LEMONADE‘s conscious R&B in “FORMATION” and “FREEDOM” found Beyoncé in a new role as a black cultural figure willing to be a martyr for social commentary. Her lyrics and visuals kept the conversations on Black Lives Matter at the top of cable news headlines; while her willingness to alienate some conservative fans with unfiltered blackness established her as a relic amongst artists who resisted the imminent rise of the Trump regime.
EVERYTHING IS LOVE (2018)
Who would have fathomed at Beyoncé’s start that she would be rap-singing on an entire album— let alone using Auto-Tune as her central instrument? Yet, here we are with EVERYTHING IS LOVE, a record that says its a joint release, but feels like Beyoncé’s own.
That being said, Beyoncé appears at her most self-assured and resilient on wax—her Bonnie & Clyde partnership with JAY-Z, smoothing out her sound throughout the years with a laid-back pompous air, proving she can go toe-to-toe with one of the greatest rappers alive. Their united front is stronger than ever as a duo, with them standing in front of the Louvre’s Mona Lisa in the “APE$HIT” music video symbolizing the public’s knack for judging the Carters, trying to figure them out. Just as the woman in the historic painting, we can’t tell what they’re thinking, or plotting—as they’ve perfected a cool, demeanored poker face.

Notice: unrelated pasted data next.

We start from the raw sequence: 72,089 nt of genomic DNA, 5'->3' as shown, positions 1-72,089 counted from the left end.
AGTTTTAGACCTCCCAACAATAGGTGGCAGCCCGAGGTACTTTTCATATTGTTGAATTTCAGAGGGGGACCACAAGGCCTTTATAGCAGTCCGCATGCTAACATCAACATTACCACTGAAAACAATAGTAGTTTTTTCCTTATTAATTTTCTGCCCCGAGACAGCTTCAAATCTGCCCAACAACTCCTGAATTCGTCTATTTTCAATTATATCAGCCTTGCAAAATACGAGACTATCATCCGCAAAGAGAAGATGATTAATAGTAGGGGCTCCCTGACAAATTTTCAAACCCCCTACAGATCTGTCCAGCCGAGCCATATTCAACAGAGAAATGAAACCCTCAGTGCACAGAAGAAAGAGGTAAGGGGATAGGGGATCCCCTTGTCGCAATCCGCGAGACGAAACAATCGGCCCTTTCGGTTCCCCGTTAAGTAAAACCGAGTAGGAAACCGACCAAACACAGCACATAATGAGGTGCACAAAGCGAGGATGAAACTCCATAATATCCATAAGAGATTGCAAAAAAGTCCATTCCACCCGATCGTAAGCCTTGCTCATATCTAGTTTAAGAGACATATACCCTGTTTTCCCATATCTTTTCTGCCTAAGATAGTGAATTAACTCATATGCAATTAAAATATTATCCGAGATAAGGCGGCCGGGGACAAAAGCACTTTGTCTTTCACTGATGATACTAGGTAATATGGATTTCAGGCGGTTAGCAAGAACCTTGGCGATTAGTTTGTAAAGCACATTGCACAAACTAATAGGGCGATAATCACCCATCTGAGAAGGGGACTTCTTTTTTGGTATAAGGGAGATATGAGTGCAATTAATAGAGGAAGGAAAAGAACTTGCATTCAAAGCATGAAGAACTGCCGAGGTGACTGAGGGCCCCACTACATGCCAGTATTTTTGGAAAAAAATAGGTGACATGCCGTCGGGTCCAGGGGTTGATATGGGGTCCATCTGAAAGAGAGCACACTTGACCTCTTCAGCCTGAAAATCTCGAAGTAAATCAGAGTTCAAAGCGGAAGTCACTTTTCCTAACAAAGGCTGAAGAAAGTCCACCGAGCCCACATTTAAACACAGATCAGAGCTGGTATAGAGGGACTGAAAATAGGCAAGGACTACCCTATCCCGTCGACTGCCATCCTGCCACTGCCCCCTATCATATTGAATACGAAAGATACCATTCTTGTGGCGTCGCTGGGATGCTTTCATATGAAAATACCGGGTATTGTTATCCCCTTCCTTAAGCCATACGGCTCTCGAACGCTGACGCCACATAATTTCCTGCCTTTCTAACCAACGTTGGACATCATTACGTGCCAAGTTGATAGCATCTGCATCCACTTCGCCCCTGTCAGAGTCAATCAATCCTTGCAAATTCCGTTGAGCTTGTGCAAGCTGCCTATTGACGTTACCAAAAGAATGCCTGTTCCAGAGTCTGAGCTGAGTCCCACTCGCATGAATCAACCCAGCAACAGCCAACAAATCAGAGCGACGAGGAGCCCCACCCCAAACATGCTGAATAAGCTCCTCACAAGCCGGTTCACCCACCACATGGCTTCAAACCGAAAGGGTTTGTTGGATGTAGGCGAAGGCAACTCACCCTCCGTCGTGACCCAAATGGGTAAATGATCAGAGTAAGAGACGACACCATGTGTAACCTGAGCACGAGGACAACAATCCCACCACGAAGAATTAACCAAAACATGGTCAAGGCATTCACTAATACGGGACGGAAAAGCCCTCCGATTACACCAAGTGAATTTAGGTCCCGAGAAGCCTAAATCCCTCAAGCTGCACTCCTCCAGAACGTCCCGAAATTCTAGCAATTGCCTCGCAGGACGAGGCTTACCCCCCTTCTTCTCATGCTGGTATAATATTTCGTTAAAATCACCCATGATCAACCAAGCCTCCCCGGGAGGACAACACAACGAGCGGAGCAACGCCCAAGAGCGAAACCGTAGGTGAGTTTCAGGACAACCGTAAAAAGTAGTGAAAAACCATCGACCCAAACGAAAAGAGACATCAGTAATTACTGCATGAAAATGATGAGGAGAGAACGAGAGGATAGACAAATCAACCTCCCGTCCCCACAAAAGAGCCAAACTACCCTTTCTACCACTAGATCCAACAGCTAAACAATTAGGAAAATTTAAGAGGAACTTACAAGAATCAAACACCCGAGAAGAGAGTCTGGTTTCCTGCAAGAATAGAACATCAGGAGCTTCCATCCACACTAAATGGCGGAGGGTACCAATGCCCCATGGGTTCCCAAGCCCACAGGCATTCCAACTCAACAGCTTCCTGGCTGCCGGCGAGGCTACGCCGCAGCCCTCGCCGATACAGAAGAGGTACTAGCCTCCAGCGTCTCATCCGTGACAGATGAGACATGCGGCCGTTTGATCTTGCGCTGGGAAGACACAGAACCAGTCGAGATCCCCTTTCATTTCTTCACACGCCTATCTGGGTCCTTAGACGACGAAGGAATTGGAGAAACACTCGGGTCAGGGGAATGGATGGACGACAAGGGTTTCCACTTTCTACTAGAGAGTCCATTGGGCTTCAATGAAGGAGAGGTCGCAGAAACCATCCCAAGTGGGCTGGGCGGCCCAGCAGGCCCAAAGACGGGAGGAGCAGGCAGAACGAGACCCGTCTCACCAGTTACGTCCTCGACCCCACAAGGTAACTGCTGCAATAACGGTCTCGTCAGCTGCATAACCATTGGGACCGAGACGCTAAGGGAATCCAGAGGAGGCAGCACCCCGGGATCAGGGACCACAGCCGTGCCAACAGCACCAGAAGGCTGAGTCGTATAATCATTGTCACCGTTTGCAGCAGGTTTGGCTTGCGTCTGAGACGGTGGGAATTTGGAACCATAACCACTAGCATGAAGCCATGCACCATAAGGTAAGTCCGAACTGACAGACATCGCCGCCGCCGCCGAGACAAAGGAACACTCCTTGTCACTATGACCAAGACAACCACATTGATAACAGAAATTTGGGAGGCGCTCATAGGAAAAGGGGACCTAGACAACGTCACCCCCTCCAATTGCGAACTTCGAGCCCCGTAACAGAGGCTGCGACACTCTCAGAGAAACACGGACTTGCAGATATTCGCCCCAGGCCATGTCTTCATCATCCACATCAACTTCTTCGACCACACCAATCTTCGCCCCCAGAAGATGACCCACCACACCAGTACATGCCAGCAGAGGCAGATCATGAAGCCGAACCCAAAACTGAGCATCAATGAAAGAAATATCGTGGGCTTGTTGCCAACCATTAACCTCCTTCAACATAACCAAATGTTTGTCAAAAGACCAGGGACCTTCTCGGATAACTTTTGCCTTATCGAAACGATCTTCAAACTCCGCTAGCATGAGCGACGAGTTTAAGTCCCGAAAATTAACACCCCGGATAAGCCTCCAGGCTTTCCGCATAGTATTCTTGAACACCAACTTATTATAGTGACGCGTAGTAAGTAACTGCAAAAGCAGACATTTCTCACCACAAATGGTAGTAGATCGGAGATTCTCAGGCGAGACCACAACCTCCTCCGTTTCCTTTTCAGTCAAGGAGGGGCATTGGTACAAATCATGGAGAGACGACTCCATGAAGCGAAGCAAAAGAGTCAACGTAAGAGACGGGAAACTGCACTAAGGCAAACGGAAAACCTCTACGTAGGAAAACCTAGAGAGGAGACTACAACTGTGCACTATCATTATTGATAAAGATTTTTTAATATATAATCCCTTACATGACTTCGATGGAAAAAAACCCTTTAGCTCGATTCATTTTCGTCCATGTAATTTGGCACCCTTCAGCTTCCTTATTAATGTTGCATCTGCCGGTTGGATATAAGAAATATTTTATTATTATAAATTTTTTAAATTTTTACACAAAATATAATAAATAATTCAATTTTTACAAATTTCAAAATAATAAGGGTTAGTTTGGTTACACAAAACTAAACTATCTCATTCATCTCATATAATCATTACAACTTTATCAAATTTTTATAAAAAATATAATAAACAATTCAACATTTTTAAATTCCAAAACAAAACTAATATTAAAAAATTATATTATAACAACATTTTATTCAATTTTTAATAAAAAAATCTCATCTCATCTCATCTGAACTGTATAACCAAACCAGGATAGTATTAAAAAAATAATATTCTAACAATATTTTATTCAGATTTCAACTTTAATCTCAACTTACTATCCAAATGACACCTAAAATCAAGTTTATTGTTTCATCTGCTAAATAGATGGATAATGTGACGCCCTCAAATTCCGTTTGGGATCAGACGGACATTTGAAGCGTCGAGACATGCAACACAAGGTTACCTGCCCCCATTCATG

Beyoncé has too much fun on the record, stealing the show every moment she gets a chance. Not only that, she represents how immersed she is in the relevant world of trap, reminding the world she helped build a part of its mainstream appeal. Her “skrt skrt skrt” and rapid-fire, luxury bridge on “APE$HIT” perfects the flavor of Quavo and Offset in Migos. “FRIENDS” embodies the If You’re Reading This It’s Too Late side of Drake. On the Brooklyn-flavored “713,” Houston’s most famous interpolates “Still D.R.E.” (which was co-penned by JAY) bragging “I’m representin’ for my hustlas all across the world / I’m still dipping in my low-lows, gurl!” before phonetically harmonizing “Ho-oh-Va-ah” repeatedly as her man raps about black queens being the ultimate saviors of the race.
EVERYTHING IS LOVE traces back to the components of Beyoncé’s musical DNA and the influences JAY-Z has had on it. Her usage of an HBCU band during Coachella indicated marketing genius for rolling out the unexpected album—as that sound appears on “BOSS.” “SUMMERTIME” borrows 70s-style R&B while commentating on their habitual reign on music during that season. “HEARD ABOUT US” flips the triumphant, arena soft-rock of their favorite group Coldplay, and of Jay’s “Forever Young” and “Holy Grail.”
Despite only a week passing since its release, EVERYTHING IS LOVE could manage to become her best as it’s Beyoncé at her most updated, cognizant, and experienced.